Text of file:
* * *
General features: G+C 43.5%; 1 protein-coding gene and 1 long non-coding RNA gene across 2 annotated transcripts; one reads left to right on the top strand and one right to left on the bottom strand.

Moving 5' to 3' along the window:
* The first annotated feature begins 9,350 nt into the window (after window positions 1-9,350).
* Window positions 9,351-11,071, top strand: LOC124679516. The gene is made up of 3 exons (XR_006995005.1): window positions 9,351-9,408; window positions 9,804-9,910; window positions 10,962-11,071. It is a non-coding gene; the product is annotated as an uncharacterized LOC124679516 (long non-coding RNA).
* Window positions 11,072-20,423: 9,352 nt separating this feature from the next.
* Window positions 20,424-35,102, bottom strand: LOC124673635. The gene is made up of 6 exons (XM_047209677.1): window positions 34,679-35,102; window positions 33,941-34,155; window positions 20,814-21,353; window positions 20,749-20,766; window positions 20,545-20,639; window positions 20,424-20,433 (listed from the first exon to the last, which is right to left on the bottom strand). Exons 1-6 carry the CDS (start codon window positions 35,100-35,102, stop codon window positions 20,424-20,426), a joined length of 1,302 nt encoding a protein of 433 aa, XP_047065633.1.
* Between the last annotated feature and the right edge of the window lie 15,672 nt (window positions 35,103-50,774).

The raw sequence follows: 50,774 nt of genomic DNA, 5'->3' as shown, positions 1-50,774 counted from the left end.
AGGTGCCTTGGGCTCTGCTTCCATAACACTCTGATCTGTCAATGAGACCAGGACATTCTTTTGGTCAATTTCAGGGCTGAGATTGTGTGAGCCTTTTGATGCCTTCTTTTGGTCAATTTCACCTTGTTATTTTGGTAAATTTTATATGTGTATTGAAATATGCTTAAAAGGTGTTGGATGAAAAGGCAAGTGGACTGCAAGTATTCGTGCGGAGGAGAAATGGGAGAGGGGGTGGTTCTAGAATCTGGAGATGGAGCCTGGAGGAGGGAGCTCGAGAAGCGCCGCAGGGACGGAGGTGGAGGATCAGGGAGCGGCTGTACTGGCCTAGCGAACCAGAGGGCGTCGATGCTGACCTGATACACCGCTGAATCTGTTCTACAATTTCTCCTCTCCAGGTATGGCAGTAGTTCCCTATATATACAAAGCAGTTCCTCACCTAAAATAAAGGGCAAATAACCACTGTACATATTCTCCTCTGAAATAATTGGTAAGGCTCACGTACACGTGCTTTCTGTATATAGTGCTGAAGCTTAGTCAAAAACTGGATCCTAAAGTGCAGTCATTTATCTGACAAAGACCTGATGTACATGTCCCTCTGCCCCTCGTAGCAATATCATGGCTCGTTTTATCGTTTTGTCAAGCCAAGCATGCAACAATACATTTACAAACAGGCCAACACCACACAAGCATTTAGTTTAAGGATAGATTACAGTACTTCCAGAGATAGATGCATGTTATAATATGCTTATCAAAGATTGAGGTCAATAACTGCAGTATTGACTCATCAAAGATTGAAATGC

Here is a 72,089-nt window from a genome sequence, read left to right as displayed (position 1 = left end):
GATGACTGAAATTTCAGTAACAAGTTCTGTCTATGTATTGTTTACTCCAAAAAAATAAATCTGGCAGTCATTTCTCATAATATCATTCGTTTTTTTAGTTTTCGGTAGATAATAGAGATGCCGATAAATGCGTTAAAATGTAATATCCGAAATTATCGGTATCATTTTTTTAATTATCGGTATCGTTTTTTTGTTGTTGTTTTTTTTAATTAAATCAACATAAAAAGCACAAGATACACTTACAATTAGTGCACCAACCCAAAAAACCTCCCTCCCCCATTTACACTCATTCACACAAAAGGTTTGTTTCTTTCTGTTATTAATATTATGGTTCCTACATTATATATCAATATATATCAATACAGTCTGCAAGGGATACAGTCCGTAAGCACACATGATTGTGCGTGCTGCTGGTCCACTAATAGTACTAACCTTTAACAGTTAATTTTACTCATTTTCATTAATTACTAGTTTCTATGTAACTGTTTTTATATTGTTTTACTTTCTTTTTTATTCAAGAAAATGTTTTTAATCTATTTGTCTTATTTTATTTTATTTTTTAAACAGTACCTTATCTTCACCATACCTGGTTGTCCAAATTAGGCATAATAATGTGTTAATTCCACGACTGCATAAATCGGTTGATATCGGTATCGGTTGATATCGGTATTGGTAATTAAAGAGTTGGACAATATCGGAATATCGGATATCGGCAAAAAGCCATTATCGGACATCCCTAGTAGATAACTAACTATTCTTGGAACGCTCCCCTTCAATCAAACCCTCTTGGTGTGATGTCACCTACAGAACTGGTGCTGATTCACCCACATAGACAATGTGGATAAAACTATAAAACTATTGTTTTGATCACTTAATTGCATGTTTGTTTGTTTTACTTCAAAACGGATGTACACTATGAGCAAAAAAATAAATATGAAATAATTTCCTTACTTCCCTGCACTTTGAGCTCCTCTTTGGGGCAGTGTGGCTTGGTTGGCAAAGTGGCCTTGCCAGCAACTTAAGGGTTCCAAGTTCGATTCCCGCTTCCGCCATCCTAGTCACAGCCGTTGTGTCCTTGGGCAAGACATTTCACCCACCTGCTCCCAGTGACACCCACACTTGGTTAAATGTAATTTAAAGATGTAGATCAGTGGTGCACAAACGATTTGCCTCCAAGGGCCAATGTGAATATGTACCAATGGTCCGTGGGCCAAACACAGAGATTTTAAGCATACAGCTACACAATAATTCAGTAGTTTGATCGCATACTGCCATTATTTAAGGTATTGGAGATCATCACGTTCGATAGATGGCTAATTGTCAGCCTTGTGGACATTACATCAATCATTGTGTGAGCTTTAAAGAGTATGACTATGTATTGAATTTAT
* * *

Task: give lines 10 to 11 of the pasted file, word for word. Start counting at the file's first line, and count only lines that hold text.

Here is a 72,089-nt window from a genome sequence, read left to right as displayed (position 1 = left end):
GATGACTGAAATTTCAGTAACAAGTTCTGTCTATGTATTGTTTACTCCAAAAAAATAAATCTGGCAGTCATTTCTCATAATATCATTCGTTTTTTTAGTTTTCGGTAGATAATAGAGATGCCGATAAATGCGTTAAAATGTAATATCCGAAATTATCGGTATCATTTTTTTAATTATCGGTATCGTTTTTTTGTTGTTGTTTTTTTTAATTAAATCAACATAAAAAGCACAAGATACACTTACAATTAGTGCACCAACCCAAAAAACCTCCCTCCCCCATTTACACTCATTCACACAAAAGGTTTGTTTCTTTCTGTTATTAATATTATGGTTCCTACATTATATATCAATATATATCAATACAGTCTGCAAGGGATACAGTCCGTAAGCACACATGATTGTGCGTGCTGCTGGTCCACTAATAGTACTAACCTTTAACAGTTAATTTTACTCATTTTCATTAATTACTAGTTTCTATGTAACTGTTTTTATATTGTTTTACTTTCTTTTTTATTCAAGAAAATGTTTTTAATCTATTTGTCTTATTTTATTTTATTTTTTAAACAGTACCTTATCTTCACCATACCTGGTTGTCCAAATTAGGCATAATAATGTGTTAATTCCACGACTGCATAAATCGGTTGATATCGGTATCGGTTGATATCGGTATTGGTAATTAAAGAGTTGGACAATATCGGAATATCGGATATCGGCAAAAAGCCATTATCGGACATCCCTAGTAGATAACTAACTATTCTTGGAACGCTCCCCTTCAATCAAACCCTCTTGGTGTGATGTCACCTACAGAACTGGTGCTGATTCACCCACATAGACAATGTGGATAAAACTATAAAACTATTGTTTTGATCACTTAATTGCATGTTTGTTTGTTTTACTTCAAAACGGATGTACACTATGAGCAAAAAAATAAATATGAAATAATTTCCTTACTTCCCTGCACTTTGAGCTCCTCTTTGGGGCAGTGTGGCTTGGTTGGCAAAGTGGCCTTGCCAGCAACTTAAGGGTTCCAAGTTCGATTCCCGCTTCCGCCATCCTAGTCACAGCCGTTGTGTCCTTGGGCAAGACATTTCACCCACCTGCTCCCAGTGACACCCACACTTGGTTAAATGTAATTTAAAGATGTAGATCAGTGGTGCACAAACGATTTGCCTCCAAGGGCCAATGTGAATATGTACCAATGGTCCGTGGGCCAAACACAGAGATTTTAAGCATACAGCTACACAATAATTCAGTAGTTTGATCGCATACTGCCATTATTTAAGGTATTGGAGATCATCACGTTCGATAGATGGCTAATTGTCAGCCTTGTGGACATTACATCAATCATTGTGTGAGCTTTAAAGAGTATGACTATGTATTGAATTTAT